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The speaker wire runs to my rear channels are different in length. To keep them the same I have approximately 10' of extra wire coiled up near the receiver. Is this a good idea? Will the coiled up wire pick up noise? Is it better to just make the run the length it needs to be and not worry about the differance in resistance?


Second question: The two runs to the Rear Surround channel and Side surround are zip tied together (one on top of the other) every 3 feet and are tucked under the baseboard trim. Will the speaker wires being that close to each other cause a problem?
 

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Unless the difference in length between your speaker wires starts approaching a mile, the length difference isn't a problem (if you have a mile of speaker wire, you have other problems in any case).
 

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Quote:
Originally Posted by Bandit212 /forum/post/15462254


The speaker wire runs to my rear channels are different in length. To keep them the same I have approximately 10' of extra wire coiled up near the receiver.

I did the same thing since I wasn't sure if it would have an effect or not. I figured better safe than sorry. Mine, however, is coiled in the ceiling not far from the speakers and wire tied into loops. I haven't noticed any issues with it.
 

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Quote:
Originally Posted by Bandit212 /forum/post/15462254


The speaker wire runs to my rear channels are different in length. To keep them the same I have approximately 10' of extra wire coiled up near the receiver. Is this a good idea? Will the coiled up wire pick up noise? Is it better to just make the run the length it needs to be and not worry about the differance in resistance?

As Dennis already said, just cut it to length. You will not hear the difference.

Quote:
Second question: The two runs to the Rear Surround channel and Side surround are zip tied together (one on top of the other) every 3 feet and are tucked under the baseboard trim. Will the speaker wires being that close to each other cause a problem?

No problem there either.
 

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If you want to do the math take the speed of light and assume that one cable is 20 ft longer. Calculate the time and then multiply times the speed of sound and you can get a relative apparent distance difference between the two speakers that would be introduced by the longer cable. It is basically less than the thickness of your eardrum. Assuming you could get your head positioned exactly could you hold it that still?
 

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Quote:
Originally Posted by BIGmouthinDC /forum/post/15464642


If you want to do the math take the speed of light and assume that one cable is 20 ft longer. Calculate the time and then multiply times the speed of sound and you can get a relative apparent distance difference between the two speakers that would be introduced by the longer cable. It is basically less than the thickness of your eardrum. Assuming you could get your head positioned exactly could you hold it that still?



At the time I wasn't concerned with speed of light, but that there could be the possibility of additional resistance in the 'longer' of the two cables, which could affect the volume of that channel. I suspect the crappier the wire (read: thin gauge) the more this could be a factor over a shorter distance than with a good quality wire.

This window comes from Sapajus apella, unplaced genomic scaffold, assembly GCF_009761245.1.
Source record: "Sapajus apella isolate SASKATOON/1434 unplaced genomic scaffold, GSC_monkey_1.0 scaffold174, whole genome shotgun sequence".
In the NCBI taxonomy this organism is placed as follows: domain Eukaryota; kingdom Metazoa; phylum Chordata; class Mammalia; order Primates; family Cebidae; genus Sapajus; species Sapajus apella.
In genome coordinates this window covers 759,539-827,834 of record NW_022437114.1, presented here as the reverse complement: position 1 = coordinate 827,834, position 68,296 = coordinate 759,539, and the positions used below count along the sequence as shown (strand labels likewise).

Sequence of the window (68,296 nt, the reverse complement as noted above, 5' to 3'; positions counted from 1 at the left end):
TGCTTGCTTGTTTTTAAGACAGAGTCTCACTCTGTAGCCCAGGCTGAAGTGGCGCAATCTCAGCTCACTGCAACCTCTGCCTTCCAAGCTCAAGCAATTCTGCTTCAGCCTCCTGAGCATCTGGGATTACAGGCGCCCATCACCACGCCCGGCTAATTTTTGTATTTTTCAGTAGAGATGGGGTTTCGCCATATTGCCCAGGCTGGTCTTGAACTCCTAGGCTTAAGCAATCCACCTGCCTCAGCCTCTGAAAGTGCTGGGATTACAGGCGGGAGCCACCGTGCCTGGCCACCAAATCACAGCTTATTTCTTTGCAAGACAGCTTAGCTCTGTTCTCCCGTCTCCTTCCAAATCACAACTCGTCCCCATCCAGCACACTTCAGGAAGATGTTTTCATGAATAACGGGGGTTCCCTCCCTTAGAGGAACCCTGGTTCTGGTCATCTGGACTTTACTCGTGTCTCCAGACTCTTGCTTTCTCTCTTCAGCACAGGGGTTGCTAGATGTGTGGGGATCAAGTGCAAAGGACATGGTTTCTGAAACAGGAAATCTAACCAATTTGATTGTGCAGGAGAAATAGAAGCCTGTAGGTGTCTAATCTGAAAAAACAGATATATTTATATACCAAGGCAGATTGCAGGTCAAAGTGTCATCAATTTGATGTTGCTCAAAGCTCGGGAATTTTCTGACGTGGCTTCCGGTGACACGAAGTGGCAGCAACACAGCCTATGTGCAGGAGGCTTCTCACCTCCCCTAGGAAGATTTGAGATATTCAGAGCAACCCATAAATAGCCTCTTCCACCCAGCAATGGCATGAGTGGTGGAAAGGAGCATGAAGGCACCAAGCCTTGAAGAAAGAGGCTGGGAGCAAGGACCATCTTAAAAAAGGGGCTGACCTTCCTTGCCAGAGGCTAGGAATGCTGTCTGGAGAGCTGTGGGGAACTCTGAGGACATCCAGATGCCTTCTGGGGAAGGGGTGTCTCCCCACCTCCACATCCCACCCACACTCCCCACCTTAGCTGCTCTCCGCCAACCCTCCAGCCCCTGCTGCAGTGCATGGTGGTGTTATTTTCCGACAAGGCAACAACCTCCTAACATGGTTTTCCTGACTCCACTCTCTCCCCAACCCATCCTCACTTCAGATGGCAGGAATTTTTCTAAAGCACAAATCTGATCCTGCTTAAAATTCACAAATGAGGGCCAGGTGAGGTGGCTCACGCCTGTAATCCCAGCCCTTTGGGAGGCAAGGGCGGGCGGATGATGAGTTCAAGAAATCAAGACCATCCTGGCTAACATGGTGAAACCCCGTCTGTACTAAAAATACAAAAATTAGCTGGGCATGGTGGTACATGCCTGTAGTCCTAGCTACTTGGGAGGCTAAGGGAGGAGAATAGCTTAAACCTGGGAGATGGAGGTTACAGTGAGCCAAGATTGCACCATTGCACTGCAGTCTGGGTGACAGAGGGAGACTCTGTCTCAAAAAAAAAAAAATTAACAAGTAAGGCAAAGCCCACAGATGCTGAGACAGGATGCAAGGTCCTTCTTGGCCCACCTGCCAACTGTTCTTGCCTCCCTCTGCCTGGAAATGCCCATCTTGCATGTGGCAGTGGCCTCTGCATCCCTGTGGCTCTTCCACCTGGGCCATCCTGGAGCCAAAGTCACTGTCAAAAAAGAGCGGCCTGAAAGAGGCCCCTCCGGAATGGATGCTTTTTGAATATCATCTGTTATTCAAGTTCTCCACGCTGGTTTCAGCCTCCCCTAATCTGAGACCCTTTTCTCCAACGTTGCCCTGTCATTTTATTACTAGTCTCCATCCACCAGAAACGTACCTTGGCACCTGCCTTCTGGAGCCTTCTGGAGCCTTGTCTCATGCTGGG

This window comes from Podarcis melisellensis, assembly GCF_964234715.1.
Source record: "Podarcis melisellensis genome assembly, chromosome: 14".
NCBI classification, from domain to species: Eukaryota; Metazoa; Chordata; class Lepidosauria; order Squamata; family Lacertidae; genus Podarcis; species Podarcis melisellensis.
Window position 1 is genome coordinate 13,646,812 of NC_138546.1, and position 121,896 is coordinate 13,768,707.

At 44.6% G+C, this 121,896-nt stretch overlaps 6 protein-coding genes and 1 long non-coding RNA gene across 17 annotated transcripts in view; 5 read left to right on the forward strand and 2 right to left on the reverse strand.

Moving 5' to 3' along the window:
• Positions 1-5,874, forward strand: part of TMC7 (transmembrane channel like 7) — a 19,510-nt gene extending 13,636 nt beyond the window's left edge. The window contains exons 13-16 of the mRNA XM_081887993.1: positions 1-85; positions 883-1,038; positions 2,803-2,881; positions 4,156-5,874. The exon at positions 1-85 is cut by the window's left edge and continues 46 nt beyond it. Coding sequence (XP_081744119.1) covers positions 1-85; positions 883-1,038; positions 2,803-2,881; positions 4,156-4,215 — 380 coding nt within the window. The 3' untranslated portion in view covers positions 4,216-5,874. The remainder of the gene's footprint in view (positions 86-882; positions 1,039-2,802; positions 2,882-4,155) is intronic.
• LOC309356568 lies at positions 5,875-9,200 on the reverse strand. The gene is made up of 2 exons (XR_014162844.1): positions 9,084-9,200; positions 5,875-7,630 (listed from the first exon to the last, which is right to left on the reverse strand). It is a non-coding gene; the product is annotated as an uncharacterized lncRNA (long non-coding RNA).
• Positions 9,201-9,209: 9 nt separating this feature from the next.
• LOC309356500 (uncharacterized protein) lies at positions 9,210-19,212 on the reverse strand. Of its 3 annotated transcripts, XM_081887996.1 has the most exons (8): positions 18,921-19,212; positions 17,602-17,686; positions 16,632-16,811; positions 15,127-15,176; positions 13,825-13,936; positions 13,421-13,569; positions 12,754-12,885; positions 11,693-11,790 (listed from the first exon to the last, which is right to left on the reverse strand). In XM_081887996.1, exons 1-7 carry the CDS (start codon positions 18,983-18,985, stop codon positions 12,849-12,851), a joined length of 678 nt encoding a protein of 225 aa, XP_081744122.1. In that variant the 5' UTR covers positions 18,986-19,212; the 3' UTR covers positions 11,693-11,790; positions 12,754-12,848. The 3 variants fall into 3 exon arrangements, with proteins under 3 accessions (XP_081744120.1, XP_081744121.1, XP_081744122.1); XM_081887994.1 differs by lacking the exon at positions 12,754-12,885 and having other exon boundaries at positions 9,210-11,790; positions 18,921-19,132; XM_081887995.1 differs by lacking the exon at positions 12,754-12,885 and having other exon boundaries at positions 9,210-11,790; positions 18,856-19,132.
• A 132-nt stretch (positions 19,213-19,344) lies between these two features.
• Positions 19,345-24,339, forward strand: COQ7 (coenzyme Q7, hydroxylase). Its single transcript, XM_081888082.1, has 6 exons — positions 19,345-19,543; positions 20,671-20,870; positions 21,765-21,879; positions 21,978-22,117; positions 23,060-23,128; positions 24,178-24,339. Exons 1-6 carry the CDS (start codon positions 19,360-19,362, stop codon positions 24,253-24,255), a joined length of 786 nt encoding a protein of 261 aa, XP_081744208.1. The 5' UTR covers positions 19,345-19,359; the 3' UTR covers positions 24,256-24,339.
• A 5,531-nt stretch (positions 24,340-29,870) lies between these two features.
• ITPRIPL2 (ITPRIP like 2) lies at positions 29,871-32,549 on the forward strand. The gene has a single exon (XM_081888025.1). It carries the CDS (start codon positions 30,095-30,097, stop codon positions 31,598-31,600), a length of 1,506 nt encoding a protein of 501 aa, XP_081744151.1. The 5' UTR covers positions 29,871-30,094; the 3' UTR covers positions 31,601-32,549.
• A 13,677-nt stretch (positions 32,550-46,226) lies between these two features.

I've seen this with my MAME machine where one channel's wire is shorter than another (I chopped the teeny wires that comes with the computer speakers) due to layout. The longer plays at a lower volume and I have to force it into balance. I just didn't want to run into that again when I ran the theater wire so I played it safe. No harm though, right?
 

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Quote:
Originally Posted by gryhnd /forum/post/15465186




At the time I wasn't concerned with speed of light, but that there could be the possibility of additional resistance in the 'longer' of the two cables, which could affect the volume of that channel. I suspect the crappier the wire (read: thin gauge) the more this could be a factor over a shorter distance than with a good quality wire.


I've seen this with my MAME machine where one channel's wire is shorter than another (I chopped the teeny wires that comes with the computer speakers) due to layout. The longer plays at a lower volume and I have to force it into balance. I just didn't want to run into that again when I ran the theater wire so I played it safe. No harm though, right?

I remember reading some technical paper specifying to keep within 10% length for same RH/LH channels, so not exact but rough. Cable impedance was the point so the amp see's close to same load RH/LH., not how fast the electrons travel in the wire.

I did that but when put into my wall made sure random pattern, not loop.


Front wall before drywall shows the RH cable being snaked to use up extra length to be within 10% of LH cable, of course 90deg to any high voltage area and kept 18" or more apart if parallel.
 

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Quote:
Originally Posted by mtbdudex /forum/post/15470335


I remember reading some technical paper specifying to keep within 10% length for same RH/LH channels, so not exact but rough. Cable impedance was the point so the amp see's close to same load RH/LH., not how fast the electrons travel in the wire.

I did that but when put into my wall made sure random pattern, not loop.

I believe if you use the appropriated sized wire this is non-issue.
 
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